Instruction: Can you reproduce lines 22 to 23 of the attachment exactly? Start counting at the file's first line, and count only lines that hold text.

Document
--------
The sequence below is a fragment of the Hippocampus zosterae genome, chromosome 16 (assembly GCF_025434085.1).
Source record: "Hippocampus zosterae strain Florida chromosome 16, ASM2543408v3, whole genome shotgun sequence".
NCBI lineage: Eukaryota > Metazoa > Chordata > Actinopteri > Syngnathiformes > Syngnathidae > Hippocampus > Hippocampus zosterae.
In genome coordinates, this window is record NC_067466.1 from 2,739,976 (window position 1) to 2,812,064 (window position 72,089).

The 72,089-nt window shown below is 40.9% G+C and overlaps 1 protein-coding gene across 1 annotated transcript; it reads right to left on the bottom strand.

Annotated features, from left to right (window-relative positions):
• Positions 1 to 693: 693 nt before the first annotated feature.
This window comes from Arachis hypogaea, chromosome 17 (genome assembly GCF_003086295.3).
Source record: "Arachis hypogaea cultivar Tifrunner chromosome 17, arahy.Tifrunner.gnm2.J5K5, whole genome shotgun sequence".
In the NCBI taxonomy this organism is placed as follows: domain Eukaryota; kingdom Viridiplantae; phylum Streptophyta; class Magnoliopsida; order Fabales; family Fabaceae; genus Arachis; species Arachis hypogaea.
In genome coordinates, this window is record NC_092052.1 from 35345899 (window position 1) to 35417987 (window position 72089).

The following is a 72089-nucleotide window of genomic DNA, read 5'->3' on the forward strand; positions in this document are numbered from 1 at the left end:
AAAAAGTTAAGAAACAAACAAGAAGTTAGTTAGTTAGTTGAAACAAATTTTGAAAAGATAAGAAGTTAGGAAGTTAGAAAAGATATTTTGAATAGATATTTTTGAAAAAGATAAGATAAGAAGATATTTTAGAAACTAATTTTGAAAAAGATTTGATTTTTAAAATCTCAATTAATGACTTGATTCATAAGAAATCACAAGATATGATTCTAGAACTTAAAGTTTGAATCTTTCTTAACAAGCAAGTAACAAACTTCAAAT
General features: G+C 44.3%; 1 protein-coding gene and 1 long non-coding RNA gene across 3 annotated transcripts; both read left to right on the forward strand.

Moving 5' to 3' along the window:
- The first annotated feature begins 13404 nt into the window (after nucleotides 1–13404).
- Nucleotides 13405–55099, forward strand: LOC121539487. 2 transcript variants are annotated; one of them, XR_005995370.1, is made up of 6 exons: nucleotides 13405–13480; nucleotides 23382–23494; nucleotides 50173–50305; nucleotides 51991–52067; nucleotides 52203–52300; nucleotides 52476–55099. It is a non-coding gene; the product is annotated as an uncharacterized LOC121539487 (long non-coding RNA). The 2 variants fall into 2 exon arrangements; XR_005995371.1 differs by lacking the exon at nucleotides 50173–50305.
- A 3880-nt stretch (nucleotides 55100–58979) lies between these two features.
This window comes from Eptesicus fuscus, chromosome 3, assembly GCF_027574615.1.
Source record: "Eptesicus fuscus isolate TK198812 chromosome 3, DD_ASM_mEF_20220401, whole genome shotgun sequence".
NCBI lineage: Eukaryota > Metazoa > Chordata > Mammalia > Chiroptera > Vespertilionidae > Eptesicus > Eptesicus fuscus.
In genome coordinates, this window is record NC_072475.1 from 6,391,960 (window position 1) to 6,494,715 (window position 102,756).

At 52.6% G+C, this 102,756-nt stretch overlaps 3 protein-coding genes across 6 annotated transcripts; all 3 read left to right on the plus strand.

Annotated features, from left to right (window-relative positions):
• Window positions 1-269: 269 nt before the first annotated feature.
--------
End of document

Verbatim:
In genome coordinates, this window is record NC_072475.1 from 6,391,960 (window position 1) to 6,494,715 (window position 102,756).

At 52.6% G+C, this 102,756-nt stretch overlaps 3 protein-coding genes across 6 annotated transcripts; all 3 read left to right on the plus strand.